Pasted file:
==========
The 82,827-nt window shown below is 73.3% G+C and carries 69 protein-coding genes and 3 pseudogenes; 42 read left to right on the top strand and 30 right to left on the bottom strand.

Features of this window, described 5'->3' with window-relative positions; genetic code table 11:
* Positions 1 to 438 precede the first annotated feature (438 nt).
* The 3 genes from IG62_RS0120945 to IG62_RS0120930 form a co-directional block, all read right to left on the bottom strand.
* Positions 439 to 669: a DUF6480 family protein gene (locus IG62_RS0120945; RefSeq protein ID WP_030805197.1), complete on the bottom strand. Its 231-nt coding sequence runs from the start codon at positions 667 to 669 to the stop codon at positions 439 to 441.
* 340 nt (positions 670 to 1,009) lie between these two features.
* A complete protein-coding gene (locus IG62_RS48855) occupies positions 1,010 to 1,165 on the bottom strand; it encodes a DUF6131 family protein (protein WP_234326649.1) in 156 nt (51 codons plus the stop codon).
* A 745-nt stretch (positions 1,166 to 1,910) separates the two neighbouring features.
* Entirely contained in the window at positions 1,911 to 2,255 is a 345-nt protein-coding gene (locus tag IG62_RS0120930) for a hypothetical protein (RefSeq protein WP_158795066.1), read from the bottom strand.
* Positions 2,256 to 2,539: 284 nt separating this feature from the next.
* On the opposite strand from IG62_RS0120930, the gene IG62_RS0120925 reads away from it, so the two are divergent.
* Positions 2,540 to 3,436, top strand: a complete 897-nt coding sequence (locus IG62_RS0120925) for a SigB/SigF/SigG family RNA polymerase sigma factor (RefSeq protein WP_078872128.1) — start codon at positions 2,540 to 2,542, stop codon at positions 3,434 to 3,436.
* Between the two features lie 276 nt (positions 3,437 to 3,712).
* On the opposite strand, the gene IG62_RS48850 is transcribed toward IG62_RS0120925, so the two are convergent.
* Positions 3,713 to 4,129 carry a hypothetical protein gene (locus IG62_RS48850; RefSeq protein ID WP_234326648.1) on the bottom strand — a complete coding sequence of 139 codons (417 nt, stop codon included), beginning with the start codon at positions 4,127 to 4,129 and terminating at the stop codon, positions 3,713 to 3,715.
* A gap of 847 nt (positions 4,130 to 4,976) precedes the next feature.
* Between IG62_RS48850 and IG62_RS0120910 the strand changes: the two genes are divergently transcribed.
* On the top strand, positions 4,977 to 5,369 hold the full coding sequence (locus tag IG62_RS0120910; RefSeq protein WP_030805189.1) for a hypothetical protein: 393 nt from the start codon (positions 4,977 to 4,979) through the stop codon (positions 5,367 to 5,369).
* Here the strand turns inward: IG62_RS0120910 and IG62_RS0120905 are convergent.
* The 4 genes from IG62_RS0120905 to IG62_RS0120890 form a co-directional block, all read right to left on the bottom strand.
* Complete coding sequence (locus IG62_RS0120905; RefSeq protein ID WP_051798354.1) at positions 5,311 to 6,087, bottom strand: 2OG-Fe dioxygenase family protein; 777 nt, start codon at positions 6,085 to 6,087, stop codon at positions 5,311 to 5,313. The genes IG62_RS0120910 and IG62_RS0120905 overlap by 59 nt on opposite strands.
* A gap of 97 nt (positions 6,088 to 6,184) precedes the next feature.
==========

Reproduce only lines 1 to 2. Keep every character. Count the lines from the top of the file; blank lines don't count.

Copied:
The 82,827-nt window shown below is 73.3% G+C and carries 69 protein-coding genes and 3 pseudogenes; 42 read left to right on the top strand and 30 right to left on the bottom strand.

Features of this window, described 5'->3' with window-relative positions; genetic code table 11: